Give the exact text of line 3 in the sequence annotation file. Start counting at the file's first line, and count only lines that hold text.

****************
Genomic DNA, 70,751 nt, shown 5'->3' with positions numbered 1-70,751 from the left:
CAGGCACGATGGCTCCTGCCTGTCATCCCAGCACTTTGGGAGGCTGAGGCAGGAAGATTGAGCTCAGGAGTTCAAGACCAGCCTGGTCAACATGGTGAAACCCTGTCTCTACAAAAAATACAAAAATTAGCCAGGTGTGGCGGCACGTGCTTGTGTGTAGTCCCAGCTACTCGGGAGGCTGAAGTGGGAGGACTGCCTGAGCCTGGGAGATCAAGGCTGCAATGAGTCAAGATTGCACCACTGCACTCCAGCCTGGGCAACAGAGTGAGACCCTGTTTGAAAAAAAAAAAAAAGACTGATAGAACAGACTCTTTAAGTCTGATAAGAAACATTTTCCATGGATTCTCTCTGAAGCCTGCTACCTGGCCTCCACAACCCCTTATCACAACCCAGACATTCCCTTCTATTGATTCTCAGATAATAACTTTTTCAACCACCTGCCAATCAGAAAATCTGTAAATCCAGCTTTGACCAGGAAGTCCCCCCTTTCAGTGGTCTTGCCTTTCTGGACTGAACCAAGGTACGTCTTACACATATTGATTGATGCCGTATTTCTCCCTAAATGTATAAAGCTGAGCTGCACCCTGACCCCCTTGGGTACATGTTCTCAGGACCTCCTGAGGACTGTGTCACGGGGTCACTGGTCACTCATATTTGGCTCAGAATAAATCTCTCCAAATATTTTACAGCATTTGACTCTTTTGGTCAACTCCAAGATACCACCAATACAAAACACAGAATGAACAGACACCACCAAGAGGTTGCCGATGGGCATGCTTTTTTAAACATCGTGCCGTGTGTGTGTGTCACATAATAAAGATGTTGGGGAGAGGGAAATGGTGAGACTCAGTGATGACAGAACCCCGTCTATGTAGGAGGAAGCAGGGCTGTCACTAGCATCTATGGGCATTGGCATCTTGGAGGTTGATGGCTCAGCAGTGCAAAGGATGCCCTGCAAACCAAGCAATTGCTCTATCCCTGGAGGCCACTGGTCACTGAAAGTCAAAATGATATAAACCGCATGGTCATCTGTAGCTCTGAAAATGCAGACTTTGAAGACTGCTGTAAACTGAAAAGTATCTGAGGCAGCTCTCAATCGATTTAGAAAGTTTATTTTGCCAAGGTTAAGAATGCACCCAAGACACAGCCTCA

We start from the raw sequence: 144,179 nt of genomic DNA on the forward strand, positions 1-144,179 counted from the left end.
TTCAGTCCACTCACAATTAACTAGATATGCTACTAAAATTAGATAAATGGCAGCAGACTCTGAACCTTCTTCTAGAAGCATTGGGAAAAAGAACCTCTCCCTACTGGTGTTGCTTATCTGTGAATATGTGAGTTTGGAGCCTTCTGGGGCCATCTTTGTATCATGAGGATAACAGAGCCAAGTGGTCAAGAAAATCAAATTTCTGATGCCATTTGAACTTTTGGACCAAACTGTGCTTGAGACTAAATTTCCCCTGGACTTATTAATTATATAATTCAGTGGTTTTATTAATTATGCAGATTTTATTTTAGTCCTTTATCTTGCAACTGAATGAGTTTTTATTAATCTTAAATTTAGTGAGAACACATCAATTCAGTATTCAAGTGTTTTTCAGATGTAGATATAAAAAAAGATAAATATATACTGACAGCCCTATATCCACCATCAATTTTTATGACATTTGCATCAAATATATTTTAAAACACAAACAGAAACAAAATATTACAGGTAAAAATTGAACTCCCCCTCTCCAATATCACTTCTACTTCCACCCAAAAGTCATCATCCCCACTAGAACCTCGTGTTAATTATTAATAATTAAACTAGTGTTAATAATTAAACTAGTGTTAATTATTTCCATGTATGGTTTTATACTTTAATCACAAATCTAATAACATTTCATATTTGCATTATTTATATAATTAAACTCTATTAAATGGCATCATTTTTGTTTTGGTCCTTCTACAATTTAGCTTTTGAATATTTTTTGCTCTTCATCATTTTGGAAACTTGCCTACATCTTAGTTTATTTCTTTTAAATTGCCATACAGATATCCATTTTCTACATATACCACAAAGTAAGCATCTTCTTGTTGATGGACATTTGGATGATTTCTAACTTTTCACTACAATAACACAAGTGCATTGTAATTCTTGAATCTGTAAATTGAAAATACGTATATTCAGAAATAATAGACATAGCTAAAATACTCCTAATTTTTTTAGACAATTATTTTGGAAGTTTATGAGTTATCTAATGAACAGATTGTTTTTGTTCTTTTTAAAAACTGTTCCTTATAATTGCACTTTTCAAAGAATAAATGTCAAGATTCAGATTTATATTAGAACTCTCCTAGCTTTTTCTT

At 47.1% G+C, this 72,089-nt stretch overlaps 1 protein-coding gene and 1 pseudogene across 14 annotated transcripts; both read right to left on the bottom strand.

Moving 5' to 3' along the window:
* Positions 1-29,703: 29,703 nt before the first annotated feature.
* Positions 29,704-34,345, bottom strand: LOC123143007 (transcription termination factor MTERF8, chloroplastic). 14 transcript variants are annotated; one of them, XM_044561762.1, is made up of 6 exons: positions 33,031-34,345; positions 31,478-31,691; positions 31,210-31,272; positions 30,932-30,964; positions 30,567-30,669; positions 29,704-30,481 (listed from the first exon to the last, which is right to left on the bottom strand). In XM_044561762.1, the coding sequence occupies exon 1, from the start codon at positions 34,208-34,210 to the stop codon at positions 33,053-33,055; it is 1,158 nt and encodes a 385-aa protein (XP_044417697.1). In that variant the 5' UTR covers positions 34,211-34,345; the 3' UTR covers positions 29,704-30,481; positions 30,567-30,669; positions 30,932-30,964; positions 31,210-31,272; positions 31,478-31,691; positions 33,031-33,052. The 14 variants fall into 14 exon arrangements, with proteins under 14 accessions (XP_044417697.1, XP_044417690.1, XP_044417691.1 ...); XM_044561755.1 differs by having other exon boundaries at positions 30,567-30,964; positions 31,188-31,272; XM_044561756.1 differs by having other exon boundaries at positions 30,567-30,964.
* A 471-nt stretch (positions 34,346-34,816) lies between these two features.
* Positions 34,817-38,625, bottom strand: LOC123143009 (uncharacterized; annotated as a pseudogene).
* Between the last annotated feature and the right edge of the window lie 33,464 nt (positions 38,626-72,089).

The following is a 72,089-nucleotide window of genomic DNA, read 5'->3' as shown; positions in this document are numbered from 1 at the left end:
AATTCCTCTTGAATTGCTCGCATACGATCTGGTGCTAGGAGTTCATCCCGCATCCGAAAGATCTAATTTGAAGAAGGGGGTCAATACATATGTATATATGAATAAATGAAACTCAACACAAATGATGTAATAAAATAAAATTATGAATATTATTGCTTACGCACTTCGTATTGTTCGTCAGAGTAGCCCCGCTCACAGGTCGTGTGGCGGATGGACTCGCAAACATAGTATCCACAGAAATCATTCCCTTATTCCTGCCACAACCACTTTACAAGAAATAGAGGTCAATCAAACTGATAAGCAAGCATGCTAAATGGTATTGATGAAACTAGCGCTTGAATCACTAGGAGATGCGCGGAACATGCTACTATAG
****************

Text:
We start from the raw sequence: 144,179 nt of genomic DNA on the forward strand, positions 1-144,179 counted from the left end.